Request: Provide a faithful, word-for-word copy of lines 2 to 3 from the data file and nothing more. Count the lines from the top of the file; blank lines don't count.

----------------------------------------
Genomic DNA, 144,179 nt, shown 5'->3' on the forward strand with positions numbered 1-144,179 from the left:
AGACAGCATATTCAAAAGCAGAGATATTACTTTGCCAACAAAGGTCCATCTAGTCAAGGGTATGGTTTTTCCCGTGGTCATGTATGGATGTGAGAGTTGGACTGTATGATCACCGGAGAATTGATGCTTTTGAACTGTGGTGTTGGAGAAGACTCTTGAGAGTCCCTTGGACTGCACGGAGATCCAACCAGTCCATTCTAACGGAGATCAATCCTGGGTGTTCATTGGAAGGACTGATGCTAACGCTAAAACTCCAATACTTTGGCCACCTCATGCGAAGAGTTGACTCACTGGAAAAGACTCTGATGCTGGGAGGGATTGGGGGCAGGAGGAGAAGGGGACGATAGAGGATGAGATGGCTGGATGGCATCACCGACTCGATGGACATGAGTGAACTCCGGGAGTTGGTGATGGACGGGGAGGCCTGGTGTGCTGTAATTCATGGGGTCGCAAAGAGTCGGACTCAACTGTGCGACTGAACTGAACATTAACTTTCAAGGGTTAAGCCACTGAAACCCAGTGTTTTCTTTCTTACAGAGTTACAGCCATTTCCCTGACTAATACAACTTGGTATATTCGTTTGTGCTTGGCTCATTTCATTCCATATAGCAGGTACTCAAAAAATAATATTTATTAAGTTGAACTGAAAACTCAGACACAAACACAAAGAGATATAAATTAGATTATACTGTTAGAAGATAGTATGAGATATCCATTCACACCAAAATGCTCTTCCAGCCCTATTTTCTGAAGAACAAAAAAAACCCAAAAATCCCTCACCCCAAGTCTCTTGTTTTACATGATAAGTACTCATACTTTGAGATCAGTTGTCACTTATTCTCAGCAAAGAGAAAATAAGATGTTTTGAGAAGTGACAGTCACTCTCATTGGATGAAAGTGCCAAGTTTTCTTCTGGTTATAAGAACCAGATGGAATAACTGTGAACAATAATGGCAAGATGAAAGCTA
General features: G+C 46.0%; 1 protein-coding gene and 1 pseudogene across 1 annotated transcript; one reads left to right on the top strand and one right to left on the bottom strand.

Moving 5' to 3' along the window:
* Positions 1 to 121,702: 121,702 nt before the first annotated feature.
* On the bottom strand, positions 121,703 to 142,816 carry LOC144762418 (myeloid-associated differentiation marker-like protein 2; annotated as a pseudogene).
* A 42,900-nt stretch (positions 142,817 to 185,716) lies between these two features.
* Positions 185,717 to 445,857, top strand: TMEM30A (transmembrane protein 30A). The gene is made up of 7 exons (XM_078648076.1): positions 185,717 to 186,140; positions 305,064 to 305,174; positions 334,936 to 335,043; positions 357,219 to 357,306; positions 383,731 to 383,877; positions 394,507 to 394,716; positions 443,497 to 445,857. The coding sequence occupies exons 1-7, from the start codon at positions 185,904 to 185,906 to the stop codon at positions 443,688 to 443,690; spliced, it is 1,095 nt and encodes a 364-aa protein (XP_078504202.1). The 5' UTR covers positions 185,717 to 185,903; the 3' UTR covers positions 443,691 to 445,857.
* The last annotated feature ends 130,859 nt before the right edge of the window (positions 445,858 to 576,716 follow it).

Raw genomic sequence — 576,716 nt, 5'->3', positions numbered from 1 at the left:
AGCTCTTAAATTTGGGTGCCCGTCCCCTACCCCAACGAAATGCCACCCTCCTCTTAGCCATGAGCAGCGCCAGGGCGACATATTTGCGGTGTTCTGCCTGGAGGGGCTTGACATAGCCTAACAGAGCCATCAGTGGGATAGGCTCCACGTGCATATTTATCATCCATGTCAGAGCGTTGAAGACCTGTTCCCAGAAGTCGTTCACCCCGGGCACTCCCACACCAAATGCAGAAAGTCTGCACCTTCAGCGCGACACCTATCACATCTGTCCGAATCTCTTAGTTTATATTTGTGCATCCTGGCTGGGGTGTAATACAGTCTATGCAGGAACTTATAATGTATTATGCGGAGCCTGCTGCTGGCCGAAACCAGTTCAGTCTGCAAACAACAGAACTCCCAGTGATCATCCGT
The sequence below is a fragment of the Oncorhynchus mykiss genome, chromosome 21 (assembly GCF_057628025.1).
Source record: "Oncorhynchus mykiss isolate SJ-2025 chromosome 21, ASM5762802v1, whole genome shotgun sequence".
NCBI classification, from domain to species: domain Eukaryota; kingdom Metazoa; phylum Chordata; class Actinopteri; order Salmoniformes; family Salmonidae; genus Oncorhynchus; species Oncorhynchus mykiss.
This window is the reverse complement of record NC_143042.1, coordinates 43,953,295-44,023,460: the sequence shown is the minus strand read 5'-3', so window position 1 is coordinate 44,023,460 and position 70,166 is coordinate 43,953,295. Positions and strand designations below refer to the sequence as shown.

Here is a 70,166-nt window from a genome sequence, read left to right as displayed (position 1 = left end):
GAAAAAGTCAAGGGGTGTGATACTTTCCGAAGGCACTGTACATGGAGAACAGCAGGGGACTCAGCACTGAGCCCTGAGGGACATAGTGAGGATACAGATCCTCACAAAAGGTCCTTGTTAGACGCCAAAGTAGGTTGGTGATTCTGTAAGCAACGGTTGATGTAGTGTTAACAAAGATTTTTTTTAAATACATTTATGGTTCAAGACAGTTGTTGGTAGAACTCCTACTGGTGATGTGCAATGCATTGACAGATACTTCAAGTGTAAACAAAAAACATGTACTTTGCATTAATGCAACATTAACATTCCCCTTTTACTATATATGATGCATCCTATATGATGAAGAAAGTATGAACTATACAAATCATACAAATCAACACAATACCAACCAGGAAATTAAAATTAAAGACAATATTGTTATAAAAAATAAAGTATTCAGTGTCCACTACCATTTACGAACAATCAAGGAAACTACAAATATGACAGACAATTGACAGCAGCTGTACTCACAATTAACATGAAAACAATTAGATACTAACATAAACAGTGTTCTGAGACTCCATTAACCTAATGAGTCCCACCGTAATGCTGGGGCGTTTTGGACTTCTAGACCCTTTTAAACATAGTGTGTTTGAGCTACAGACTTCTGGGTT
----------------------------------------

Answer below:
AGACAGCATATTCAAAAGCAGAGATATTACTTTGCCAACAAAGGTCCATCTAGTCAAGGGTATGGTTTTTCCCGTGGTCATGTATGGATGTGAGAGTTGGACTGTATGATCACCGGAGAATTGATGCTTTTGAACTGTGGTGTTGGAGAAGACTCTTGAGAGTCCCTTGGACTGCACGGAGATCCAACCAGTCCATTCTAACGGAGATCAATCCTGGGTGTTCATTGGAAGGACTGATGCTAACGCTAAAACTCCAATACTTTGGCCACCTCATGCGAAGAGTTGACTCACTGGAAAAGACTCTGATGCTGGGAGGGATTGGGGGCAGGAGGAGAAGGGGACGATAGAGGATGAGATGGCTGGATGGCATCACCGACTCGATGGACATGAGTGAACTCCGGGAGTTGGTGATGGACGGGGAGGCCTGGTGTGCTGTAATTCATGGGGTCGCAAAGAGTCGGACTCAACTGTGCGACTGAACTGAACATTAACTTTCAAGGGTTAAGCCACTGAAACCCAGTGTTTTCTTTCTTACAGAGTTACAGCCATTTCCCTGACTAATACAACTTGGTATATTCGTTTGTGCTTGGCTCATTTCATTCCATATAGCAGGTACTCAAAAAATAATATTTATTAAGTTGAACTGAAAACTCAGACACAAACACAAAGAGATATAAATTAGATTATACTGTTAGAAGATAGTATGAGATATCCATTCACACCAAAATGCTCTTCCAGCCCTATTTTCTGAAGAACAAAAAAAACCCAAAAATCCCTCACCCCAAGTCTCTTGTTTTACATGATAAGTACTCATACTTTGAGATCAGTTGTCACTTATTCTCAGCAAAGAGAAAATAAGATGTTTTGAGAAGTGACAGTCACTCTCATTGGATGAAAGTGCCAAGTTTTCTTCTGGTTATAAGAACCAGATGGAATAACTGTGAACAATAATGGCAAGATGAAAGCTA
General features: G+C 46.0%; 1 protein-coding gene and 1 pseudogene across 1 annotated transcript; one reads left to right on the top strand and one right to left on the bottom strand.